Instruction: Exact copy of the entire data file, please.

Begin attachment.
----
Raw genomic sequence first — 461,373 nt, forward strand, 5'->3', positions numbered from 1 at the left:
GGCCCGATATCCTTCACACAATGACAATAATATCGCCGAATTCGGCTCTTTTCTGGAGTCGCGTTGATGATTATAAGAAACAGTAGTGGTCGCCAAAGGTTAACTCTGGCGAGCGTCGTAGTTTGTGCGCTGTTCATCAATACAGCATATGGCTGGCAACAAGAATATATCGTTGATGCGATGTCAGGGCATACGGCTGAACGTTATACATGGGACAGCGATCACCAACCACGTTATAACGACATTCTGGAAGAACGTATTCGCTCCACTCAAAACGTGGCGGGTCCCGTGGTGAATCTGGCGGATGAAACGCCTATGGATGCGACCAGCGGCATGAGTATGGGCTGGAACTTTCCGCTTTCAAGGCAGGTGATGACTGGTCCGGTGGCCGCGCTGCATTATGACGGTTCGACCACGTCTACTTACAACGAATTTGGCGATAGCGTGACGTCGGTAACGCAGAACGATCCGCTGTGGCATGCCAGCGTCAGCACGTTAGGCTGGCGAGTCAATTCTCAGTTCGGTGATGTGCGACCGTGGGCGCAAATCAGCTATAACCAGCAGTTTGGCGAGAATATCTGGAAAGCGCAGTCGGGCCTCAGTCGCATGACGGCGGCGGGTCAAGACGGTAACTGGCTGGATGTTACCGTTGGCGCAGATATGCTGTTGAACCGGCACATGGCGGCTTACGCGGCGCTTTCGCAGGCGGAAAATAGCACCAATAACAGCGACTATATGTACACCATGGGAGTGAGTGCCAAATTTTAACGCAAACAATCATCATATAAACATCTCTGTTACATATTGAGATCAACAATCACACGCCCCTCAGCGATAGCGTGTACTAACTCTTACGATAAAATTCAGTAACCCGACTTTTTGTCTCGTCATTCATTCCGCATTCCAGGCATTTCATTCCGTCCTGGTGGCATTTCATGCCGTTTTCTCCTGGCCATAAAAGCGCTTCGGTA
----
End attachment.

Raw genomic sequence first — 461,373 nt, forward strand, 5'->3', positions numbered from 1 at the left:
GGCCCGATATCCTTCACACAATGACAATAATATCGCCGAATTCGGCTCTTTTCTGGAGTCGCGTTGATGATTATAAGAAACAGTAGTGGTCGCCAAAGGTTAACTCTGGCGAGCGTCGTAGTTTGTGCGCTGTTCATCAATACAGCATATGGCTGGCAACAAGAATATATCGTTGATGCGATGTCAGGGCATACGGCTGAACGTTATACATGGGACAGCGATCACCAACCACGTTATAACGACATTCTGGAAGAACGTATTCGCTCCACTCAAAACGTGGCGGGTCCCGTGGTGAATCTGGCGGATGAAACGCCTATGGATGCGACCAGCGGCATGAGTATGGGCTGGAACTTTCCGCTTTCAAGGCAGGTGATGACTGGTCCGGTGGCCGCGCTGCATTATGACGGTTCGACCACGTCTACTTACAACGAATTTGGCGATAGCGTGACGTCGGTAACGCAGAACGATCCGCTGTGGCATGCCAGCGTCAGCACGTTAGGCTGGCGAGTCAATTCTCAGTTCGGTGATGTGCGACCGTGGGCGCAAATCAGCTATAACCAGCAGTTTGGCGAGAATATCTGGAAAGCGCAGTCGGGCCTCAGTCGCATGACGGCGGCGGGTCAAGACGGTAACTGGCTGGATGTTACCGTTGGCGCAGATATGCTGTTGAACCGGCACATGGCGGCTTACGCGGCGCTTTCGCAGGCGGAAAATAGCACCAATAACAGCGACTATATGTACACCATGGGAGTGAGTGCCAAATTTTAACGCAAACAATCATCATATAAACATCTCTGTTACATATTGAGATCAACAATCACACGCCCCTCAGCGATAGCGTGTACTAACTCTTACGATAAAATTCAGTAACCCGACTTTTTGTCTCGTCATTCATTCCGCATTCCAGGCATTTCATTCCGTCCTGGTGGCATTTCATGCCGTTTTCTCCTGGCCATAAAAGCGCTTCGGTA